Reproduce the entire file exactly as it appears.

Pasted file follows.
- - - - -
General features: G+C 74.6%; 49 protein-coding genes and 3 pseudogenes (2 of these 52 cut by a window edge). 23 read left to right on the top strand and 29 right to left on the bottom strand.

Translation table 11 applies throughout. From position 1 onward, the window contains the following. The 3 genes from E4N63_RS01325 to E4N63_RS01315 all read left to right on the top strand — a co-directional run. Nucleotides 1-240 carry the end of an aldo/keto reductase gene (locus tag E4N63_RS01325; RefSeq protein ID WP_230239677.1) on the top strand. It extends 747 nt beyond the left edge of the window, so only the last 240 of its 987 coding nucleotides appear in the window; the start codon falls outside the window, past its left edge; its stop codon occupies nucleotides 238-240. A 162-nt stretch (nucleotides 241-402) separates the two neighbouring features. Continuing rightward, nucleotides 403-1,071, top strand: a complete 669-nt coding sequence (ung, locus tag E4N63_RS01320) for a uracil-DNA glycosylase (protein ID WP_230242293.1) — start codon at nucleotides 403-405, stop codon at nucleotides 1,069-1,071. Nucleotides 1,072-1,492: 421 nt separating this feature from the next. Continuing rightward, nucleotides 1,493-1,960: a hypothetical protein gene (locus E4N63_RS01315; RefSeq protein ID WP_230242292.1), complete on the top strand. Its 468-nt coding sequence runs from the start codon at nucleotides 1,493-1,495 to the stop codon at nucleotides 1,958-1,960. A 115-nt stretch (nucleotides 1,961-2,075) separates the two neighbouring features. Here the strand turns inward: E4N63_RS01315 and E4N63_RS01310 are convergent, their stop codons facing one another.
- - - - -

General features: G+C 74.6%; 49 protein-coding genes and 3 pseudogenes (2 of these 52 cut by a window edge). 23 read left to right on the top strand and 29 right to left on the bottom strand.

Translation table 11 applies throughout. From position 1 onward, the window contains the following. The 3 genes from E4N63_RS01325 to E4N63_RS01315 all read left to right on the top strand — a co-directional run. Nucleotides 1-240 carry the end of an aldo/keto reductase gene (locus tag E4N63_RS01325; RefSeq protein ID WP_230239677.1) on the top strand. It extends 747 nt beyond the left edge of the window, so only the last 240 of its 987 coding nucleotides appear in the window; the start codon falls outside the window, past its left edge; its stop codon occupies nucleotides 238-240. A 162-nt stretch (nucleotides 241-402) separates the two neighbouring features. Continuing rightward, nucleotides 403-1,071, top strand: a complete 669-nt coding sequence (ung, locus tag E4N63_RS01320) for a uracil-DNA glycosylase (protein ID WP_230242293.1) — start codon at nucleotides 403-405, stop codon at nucleotides 1,069-1,071. Nucleotides 1,072-1,492: 421 nt separating this feature from the next. Continuing rightward, nucleotides 1,493-1,960: a hypothetical protein gene (locus E4N63_RS01315; RefSeq protein ID WP_230242292.1), complete on the top strand. Its 468-nt coding sequence runs from the start codon at nucleotides 1,493-1,495 to the stop codon at nucleotides 1,958-1,960. A 115-nt stretch (nucleotides 1,961-2,075) separates the two neighbouring features. Here the strand turns inward: E4N63_RS01315 and E4N63_RS01310 are convergent, their stop codons facing one another.